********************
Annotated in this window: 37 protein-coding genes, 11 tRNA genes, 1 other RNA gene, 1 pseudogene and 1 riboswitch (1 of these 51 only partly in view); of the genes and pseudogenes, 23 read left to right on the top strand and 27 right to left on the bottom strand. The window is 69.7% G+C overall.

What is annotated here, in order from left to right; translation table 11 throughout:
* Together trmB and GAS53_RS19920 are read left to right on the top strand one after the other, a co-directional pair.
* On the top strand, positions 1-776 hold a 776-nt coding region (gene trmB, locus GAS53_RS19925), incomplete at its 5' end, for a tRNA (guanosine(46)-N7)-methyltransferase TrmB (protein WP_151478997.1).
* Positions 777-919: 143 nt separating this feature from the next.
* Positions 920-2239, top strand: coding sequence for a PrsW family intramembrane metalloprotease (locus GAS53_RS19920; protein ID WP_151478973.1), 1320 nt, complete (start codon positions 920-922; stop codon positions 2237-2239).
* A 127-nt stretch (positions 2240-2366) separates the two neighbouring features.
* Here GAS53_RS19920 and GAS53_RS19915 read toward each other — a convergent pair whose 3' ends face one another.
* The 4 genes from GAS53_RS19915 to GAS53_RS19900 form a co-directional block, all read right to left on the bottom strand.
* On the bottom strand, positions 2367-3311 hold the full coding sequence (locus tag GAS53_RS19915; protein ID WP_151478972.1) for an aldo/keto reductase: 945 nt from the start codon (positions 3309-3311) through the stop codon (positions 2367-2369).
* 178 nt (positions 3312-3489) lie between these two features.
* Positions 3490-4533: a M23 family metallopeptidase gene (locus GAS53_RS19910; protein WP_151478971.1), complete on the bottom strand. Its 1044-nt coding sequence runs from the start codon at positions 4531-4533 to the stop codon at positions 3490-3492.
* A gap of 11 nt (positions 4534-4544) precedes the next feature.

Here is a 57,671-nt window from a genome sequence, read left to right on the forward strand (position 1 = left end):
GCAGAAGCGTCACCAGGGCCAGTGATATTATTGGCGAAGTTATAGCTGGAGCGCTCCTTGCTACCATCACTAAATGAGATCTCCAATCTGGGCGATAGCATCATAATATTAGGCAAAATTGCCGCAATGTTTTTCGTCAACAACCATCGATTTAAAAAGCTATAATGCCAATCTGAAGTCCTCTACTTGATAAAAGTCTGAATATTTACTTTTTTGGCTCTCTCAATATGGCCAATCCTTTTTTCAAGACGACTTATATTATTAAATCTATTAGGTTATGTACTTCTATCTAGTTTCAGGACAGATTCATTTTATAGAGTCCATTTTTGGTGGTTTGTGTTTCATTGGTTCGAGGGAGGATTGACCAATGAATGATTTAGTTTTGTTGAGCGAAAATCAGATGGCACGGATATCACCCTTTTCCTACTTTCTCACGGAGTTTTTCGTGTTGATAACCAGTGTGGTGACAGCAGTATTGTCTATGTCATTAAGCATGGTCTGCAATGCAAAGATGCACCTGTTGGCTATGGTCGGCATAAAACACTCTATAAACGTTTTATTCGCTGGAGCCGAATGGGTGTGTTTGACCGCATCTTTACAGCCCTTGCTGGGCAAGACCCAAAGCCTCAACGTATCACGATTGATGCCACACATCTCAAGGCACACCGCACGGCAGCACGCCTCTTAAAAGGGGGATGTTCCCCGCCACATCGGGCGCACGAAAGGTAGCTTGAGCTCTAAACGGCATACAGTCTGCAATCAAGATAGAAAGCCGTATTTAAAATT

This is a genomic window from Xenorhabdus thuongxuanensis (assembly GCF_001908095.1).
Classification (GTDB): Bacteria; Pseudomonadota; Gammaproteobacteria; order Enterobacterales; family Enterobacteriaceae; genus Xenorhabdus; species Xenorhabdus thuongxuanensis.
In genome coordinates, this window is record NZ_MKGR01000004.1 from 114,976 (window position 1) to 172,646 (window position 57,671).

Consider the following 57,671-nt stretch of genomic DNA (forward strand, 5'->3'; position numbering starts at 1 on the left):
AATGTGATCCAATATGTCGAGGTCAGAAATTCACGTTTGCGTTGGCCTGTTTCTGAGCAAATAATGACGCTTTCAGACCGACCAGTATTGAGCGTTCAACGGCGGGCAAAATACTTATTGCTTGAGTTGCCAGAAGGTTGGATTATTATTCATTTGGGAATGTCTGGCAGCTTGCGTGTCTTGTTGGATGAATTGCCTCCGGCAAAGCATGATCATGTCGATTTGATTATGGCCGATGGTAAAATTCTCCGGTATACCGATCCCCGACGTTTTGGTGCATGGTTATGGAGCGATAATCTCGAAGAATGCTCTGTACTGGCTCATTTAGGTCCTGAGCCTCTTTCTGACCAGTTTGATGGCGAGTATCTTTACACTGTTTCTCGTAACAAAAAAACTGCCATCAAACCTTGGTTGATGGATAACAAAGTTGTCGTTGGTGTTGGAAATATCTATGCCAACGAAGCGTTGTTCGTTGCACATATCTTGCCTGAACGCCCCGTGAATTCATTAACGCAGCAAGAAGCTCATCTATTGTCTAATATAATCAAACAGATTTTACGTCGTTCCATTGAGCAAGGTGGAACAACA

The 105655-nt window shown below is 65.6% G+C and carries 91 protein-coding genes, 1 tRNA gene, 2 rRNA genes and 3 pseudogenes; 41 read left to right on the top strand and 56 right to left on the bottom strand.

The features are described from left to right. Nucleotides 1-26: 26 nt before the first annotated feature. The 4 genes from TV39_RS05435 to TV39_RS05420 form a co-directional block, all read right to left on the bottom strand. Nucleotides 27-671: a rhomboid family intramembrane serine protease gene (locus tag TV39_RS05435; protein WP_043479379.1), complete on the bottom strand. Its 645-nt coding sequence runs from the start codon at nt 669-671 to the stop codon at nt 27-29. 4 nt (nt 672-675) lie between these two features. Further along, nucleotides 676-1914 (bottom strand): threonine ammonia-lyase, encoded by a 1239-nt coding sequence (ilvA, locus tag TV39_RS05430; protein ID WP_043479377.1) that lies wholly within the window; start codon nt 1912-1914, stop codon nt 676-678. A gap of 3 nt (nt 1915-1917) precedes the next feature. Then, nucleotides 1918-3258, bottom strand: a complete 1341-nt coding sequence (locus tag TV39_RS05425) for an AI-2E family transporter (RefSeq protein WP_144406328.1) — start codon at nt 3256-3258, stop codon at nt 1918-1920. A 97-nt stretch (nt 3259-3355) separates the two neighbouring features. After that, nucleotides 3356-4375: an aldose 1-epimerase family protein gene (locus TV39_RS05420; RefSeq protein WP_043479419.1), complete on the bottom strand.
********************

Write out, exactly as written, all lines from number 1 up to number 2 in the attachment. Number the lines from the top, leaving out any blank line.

Annotated in this window: 37 protein-coding genes, 11 tRNA genes, 1 other RNA gene, 1 pseudogene and 1 riboswitch (1 of these 51 only partly in view); of the genes and pseudogenes, 23 read left to right on the top strand and 27 right to left on the bottom strand. The window is 69.7% G+C overall.

What is annotated here, in order from left to right; translation table 11 throughout: